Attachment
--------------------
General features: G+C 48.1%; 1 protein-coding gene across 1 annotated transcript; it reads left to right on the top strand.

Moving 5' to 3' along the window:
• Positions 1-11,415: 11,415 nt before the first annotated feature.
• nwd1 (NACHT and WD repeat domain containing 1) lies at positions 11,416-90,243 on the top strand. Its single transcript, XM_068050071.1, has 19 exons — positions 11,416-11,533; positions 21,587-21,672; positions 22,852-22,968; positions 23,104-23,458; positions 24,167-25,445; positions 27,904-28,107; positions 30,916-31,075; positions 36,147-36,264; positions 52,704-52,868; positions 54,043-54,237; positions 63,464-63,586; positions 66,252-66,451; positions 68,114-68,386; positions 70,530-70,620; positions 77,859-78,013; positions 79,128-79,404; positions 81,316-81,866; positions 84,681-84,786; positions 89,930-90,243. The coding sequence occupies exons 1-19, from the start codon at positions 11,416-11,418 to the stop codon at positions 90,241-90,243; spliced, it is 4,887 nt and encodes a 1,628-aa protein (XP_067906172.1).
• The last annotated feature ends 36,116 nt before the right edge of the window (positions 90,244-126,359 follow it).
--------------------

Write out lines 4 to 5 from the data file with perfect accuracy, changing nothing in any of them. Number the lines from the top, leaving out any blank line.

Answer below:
• nwd1 (NACHT and WD repeat domain containing 1) lies at positions 11,416-90,243 on the top strand. Its single transcript, XM_068050071.1, has 19 exons — positions 11,416-11,533; positions 21,587-21,672; positions 22,852-22,968; positions 23,104-23,458; positions 24,167-25,445; positions 27,904-28,107; positions 30,916-31,075; positions 36,147-36,264; positions 52,704-52,868; positions 54,043-54,237; positions 63,464-63,586; positions 66,252-66,451; positions 68,114-68,386; positions 70,530-70,620; positions 77,859-78,013; positions 79,128-79,404; positions 81,316-81,866; positions 84,681-84,786; positions 89,930-90,243. The coding sequence occupies exons 1-19, from the start codon at positions 11,416-11,418 to the stop codon at positions 90,241-90,243; spliced, it is 4,887 nt and encodes a 1,628-aa protein (XP_067906172.1).
• The last annotated feature ends 36,116 nt before the right edge of the window (positions 90,244-126,359 follow it).